Wounded Knee — A Wisconsin Connection | Wisconsin Historical Society

Historical Essay

A Wisconsin Connection to Wounded Knee

The Story of Lost Bird

Wounded Knee — A Wisconsin Connection | Wisconsin Historical Society
EnlargeStudio portrait of Zintka Lanuni ("Lost Bird") Colby, a Lakota, who as an infant survived the Battle of Wounded Knee in 1891.

Zintka Laluni Colby, Lost Bird 1894

Studio portrait of Zintka Lanuni ("Lost Bird") Colby, a Lakota, who as an infant survived the Battle of Wounded Knee in 1891. View the original source document: WHI 26606

"Bury My Heart at Wounded Knee" is Dee Brown's famous, 1970 book about the massacre of the Lakota Sioux in western South Dakota in 1890. A little-known fact about the massacre involves one of Wisconsin's greatest reformers. Clara Bewick Colby (1846-1916) was a feminist and founding editor of the Woman's Tribune. Her friends included Susan B. Anthony, Elizabeth Cady Stanton and Olympia Brown. While a student in the first class of University of Wisconsin women from 1865-1869, Clara met Leonard Colby (1848-1924), a boarder in her grandparents' Madison home. He had enlisted in the Civil War at the age of fifteen and fought heroically. In 1871 they married and went west, Leonard setting up a law practice in Beatrice, Nebraska.

Finding Lost Bird

They became active in local affairs and by 1890 Leonard was a brigadier general in the Nebraska National Guard. He did not take part in the Wounded Knee massacre, but after hearing about it he quickly summoned his troops and visited the scene. There, without consulting Clara, Leonard carried away an infant who had survived for four days in a creek bed huddled beneath the frozen body of its murdered mother.

The baby was named Zintkala Nuni, or "Lost Bird." Clara and Leonard legally adopted her and hired a nanny named Maud Miller.

EnlargeStudio portrait of young Clara Bewick Colby wearing a cross necklace.

Clara Bewick Colby

Studio portrait of young Clara Bewick Colby wearing a cross necklace. View the original source document: WHI 26616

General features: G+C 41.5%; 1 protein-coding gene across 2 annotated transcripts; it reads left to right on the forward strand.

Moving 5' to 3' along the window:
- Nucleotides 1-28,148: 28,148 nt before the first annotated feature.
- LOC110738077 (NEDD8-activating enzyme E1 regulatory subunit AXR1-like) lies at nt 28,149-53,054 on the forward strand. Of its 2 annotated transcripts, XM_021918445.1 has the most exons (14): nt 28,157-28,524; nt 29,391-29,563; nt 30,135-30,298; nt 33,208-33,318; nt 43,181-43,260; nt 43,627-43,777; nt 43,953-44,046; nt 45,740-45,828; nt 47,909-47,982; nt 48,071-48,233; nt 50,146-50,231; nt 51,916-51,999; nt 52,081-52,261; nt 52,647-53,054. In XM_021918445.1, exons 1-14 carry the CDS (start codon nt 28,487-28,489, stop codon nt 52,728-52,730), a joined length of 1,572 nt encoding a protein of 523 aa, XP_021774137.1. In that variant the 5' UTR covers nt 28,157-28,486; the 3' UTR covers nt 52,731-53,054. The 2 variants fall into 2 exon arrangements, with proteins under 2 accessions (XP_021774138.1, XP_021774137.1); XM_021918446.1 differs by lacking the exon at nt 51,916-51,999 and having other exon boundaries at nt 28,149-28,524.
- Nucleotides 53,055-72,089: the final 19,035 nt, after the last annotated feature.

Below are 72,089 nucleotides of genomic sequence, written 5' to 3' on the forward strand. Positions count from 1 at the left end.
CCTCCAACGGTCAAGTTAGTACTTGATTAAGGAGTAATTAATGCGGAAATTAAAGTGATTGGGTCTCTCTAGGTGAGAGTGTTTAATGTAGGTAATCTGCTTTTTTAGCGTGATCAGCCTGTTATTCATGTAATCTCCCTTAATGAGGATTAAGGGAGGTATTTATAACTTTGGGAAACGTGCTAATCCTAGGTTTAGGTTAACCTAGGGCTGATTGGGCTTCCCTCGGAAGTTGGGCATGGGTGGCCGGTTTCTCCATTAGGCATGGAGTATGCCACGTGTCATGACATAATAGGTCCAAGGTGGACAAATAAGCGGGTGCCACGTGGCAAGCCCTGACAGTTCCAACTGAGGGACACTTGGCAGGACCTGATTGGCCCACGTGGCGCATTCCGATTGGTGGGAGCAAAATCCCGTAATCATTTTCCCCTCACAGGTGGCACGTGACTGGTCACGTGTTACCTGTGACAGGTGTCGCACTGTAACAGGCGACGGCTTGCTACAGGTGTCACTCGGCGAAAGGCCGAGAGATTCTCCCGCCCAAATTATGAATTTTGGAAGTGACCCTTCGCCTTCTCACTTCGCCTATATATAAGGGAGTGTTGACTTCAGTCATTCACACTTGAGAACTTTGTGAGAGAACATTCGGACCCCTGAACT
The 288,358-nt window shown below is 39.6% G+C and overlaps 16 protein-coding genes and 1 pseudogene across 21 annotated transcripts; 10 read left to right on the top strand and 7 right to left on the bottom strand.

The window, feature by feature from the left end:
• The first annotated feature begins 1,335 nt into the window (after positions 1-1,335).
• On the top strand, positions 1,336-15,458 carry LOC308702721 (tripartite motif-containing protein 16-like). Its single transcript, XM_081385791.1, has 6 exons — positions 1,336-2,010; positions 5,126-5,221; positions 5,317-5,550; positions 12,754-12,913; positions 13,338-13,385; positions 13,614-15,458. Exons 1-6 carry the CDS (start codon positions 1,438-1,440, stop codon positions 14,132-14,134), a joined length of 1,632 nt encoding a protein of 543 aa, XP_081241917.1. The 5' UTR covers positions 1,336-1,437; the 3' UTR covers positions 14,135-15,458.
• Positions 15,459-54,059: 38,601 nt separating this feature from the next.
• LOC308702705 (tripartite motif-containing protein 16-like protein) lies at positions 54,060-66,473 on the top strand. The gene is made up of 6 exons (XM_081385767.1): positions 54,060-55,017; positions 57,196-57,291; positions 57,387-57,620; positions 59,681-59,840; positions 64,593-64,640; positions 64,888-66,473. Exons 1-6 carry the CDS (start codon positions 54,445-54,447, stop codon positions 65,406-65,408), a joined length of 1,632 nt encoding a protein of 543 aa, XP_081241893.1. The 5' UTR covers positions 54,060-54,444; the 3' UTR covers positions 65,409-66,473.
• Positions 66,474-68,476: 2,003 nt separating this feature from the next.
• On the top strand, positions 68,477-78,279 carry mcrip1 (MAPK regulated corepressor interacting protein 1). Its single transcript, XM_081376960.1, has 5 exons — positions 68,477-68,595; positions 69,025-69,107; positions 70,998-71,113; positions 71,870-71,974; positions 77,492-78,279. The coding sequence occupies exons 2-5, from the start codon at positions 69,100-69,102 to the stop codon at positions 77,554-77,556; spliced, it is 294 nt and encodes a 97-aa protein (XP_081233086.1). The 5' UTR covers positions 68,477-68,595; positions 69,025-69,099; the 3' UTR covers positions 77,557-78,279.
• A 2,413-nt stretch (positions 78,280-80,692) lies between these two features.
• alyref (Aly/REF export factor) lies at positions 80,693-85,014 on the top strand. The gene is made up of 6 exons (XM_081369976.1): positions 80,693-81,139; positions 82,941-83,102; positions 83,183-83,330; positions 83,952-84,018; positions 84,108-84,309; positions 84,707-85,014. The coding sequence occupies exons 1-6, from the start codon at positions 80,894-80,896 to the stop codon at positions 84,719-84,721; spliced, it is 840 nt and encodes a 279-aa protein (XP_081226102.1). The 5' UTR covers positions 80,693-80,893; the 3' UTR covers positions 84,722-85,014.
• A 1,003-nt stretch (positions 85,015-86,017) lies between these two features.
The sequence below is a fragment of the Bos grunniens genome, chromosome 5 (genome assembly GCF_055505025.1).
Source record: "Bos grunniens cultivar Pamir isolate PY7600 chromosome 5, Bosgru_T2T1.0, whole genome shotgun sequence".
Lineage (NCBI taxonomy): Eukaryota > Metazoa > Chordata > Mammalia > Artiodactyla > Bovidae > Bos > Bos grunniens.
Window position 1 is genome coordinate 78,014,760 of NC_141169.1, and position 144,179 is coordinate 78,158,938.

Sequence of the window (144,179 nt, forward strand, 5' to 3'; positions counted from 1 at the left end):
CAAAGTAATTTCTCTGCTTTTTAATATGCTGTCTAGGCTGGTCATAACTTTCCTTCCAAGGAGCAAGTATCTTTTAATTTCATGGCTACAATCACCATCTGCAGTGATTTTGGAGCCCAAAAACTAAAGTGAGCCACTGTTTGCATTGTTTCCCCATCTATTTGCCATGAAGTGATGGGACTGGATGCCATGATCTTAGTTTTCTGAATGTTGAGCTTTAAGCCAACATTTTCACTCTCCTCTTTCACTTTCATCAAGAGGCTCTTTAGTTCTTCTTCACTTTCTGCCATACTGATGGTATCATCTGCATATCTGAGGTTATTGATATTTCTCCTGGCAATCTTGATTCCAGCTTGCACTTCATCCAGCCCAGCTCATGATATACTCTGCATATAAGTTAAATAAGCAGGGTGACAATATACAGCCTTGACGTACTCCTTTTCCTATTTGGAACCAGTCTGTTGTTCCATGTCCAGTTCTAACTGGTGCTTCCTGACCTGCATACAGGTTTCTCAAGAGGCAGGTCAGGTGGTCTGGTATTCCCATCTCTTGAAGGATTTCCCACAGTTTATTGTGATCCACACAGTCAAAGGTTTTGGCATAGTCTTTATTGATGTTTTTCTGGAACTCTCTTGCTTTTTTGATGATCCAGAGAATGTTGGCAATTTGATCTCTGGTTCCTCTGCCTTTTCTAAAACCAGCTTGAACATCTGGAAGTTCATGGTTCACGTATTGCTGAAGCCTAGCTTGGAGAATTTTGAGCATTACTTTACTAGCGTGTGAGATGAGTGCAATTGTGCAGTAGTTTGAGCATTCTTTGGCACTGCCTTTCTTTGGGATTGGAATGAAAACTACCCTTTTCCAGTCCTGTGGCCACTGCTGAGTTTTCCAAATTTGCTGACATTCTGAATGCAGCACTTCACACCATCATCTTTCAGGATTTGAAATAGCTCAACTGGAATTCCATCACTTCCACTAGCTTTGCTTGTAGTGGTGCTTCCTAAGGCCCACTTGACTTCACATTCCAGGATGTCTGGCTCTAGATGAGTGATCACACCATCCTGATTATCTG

Lost Bird Abandoned

Leonard Colby soon rose to the position of assistant U.S. attorney general and moved the family to Washington, D.C. Clara Colby continued to advocate for women's rights and publish one of the suffrage movement's leading newspapers. Their careers left little time for parenting or family life. Leonard began an affair with Maud Miller. The affair went on for years, until Clara divorced him in 1906. He promptly married Miller and turned his back on Clara and their daughter.

Young Lost Bird suffered through a childhood of emotional neglect and regimented boarding schools. When she became pregnant as a teenager, her father sent her to a repressive reformatory for unwed mothers. Although Leonard occasionally paid her medical or travel bills, Clara provided most of the support for the troubled girl. After her schooling she was never able to settle into a stable lifestyle, working in Buffalo Bill's Wild West Show, transient acting jobs and vaudeville, which she pursued with a hapless husband in a troubled marriage.


Following the divorce, Clara left Washington for the far West where she continued to be devoted to the cause of women's suffrage and the promotion of world peace. In 1913, the governor of Oregon appointed her a delegate to the International Woman's Suffrage Alliance at Budapest and to the international peace congress at The Hague. She succumbed to pneumonia in September 1916 in Eugene, Oregon.

Lost Bird's short and unfortunate life was brought to an end on Valentine's Day, 1920, when she died at her in-laws' California home during the Spanish flu epidemic then sweeping the nation. Her story was told in a 1995 book by Renee Sansom Flood, reviewed in the Historical Society's "Wisconsin Magazine of History." Flood also located Lost Bird's grave in California and arranged for her remains to be returned to South Dakota and interred at Wounded Knee in 1991. However, the Historical Society's review concluded that Flood's book asserts "many allegations need more convincing documentation," and in the years since it was published other reservations about its findings have emerged.

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See more about Clara Bewick Colby.